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Good morning. I can understand your frustration. The first thing to do is to check your Operating Agreement for the LLC to see what, if any, provisions there are regarding either a buy/sell arrangement if one party wants out or the withdrawal of a member. If not, this will be governed by the Illinois Limited Liability Company Act. I have provided the applicable provisions of that Act for you below.
Sec. 10-15. Member's right to information. (a) A limited liability company shall provide members and their agents and attorneys access to its records, including the records required to be kept under Section 1-40, at the company's principal place of business or other reasonable locations specified in the operating agreement. The company shall provide former members and their agents and attorneys access for proper purposes to records pertaining to the period during which they were members. The right of access provides the opportunity to inspect and copy records during ordinary business hours. The company may impose a reasonable charge, limited to the costs of labor and material, for copies of records furnished. (b) A member has the right upon written demand given to the limited liability company to obtain at the company's expense a copy of any written operating agreement. (Source: P.A. 90-424, eff. 1-1-98.)
I hope this has given you the guidance you were seeking. I wish you the best of luck!
The information given here is not legal advice. As all states have different intricacies in their laws, the information given is general only. This communication does not establish an attorney-client relationship with you. I hope this answer has been helpful to you.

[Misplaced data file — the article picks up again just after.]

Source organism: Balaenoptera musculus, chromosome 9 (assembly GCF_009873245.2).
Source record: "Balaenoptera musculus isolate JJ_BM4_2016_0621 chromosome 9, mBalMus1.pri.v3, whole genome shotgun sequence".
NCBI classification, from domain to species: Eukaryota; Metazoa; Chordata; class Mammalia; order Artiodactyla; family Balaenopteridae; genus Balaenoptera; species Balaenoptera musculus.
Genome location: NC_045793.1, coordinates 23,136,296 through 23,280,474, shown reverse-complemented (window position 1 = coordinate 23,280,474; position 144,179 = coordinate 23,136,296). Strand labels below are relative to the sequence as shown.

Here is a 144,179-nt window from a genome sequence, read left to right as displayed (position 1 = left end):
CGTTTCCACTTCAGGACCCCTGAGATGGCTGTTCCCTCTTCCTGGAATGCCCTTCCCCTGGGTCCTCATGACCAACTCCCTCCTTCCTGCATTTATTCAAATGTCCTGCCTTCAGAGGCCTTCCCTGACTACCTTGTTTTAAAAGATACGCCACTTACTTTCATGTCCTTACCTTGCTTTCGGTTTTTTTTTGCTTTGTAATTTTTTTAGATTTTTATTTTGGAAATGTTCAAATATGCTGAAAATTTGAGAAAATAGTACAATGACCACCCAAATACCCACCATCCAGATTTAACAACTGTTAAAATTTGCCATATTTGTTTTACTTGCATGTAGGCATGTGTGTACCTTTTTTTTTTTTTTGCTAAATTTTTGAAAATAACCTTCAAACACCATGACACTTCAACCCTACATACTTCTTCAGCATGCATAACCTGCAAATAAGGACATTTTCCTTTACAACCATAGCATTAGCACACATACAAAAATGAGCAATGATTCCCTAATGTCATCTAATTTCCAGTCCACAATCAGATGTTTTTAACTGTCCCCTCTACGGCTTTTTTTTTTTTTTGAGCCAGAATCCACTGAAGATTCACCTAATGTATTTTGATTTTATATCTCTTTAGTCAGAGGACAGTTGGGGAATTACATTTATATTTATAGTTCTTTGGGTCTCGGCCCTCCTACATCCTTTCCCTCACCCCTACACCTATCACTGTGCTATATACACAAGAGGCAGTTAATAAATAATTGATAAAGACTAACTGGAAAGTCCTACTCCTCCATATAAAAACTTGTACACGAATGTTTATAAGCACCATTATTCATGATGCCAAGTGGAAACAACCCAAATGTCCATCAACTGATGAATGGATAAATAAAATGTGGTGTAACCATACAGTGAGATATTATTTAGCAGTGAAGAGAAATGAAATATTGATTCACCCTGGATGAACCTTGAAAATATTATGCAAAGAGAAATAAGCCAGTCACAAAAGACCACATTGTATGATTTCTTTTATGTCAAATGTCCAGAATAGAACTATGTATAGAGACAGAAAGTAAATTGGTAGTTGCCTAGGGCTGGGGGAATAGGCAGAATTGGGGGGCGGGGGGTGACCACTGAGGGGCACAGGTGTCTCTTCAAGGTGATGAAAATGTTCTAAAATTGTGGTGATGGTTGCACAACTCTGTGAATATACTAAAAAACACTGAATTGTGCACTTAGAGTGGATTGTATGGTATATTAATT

My pleasure. With regard to your taxes for 2009, I would file an extension. I would then send your recalcitrant member a certified, return receipt requested, letter detailing the past history and demanding the information and your K-1 for the LLC so you can file your tax returns. Also, request a meeting so you can discuss either the sale of your interest or the dissolution of the LLC. Inform him that if he does not timely comply with your demand, you will have no choice put to pursue this through a lawsuit. This may spur him enough to cause him to settle things with you. He wants to be sued even less than you want to spend the money suing him...though you will get awarded your attorney's fees in this kind of suit. If the information he provides shows he has violated his fiduciary duty and/or stolen from the LLC, you can pursue a civil suit for damages and/or criminal prosecution.